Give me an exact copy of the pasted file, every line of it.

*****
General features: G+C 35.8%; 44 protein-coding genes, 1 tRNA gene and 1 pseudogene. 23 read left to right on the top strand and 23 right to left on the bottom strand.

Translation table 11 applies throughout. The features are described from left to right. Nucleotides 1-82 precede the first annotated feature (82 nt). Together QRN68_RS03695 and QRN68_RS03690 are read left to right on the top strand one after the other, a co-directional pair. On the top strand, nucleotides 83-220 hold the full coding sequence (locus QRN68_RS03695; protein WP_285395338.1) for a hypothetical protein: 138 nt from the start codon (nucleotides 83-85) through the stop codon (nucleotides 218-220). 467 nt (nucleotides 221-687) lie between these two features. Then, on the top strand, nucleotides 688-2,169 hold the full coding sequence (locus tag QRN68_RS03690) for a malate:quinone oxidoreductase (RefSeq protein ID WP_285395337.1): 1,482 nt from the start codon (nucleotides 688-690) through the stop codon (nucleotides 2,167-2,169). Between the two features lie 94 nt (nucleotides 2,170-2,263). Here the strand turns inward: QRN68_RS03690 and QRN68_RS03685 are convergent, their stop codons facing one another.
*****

General features: G+C 35.8%; 44 protein-coding genes, 1 tRNA gene and 1 pseudogene. 23 read left to right on the top strand and 23 right to left on the bottom strand.

Translation table 11 applies throughout. The features are described from left to right. Nucleotides 1-82 precede the first annotated feature (82 nt). Together QRN68_RS03695 and QRN68_RS03690 are read left to right on the top strand one after the other, a co-directional pair. On the top strand, nucleotides 83-220 hold the full coding sequence (locus QRN68_RS03695; protein WP_285395338.1) for a hypothetical protein: 138 nt from the start codon (nucleotides 83-85) through the stop codon (nucleotides 218-220). 467 nt (nucleotides 221-687) lie between these two features. Then, on the top strand, nucleotides 688-2,169 hold the full coding sequence (locus tag QRN68_RS03690) for a malate:quinone oxidoreductase (RefSeq protein ID WP_285395337.1): 1,482 nt from the start codon (nucleotides 688-690) through the stop codon (nucleotides 2,167-2,169). Between the two features lie 94 nt (nucleotides 2,170-2,263). Here the strand turns inward: QRN68_RS03690 and QRN68_RS03685 are convergent, their stop codons facing one another.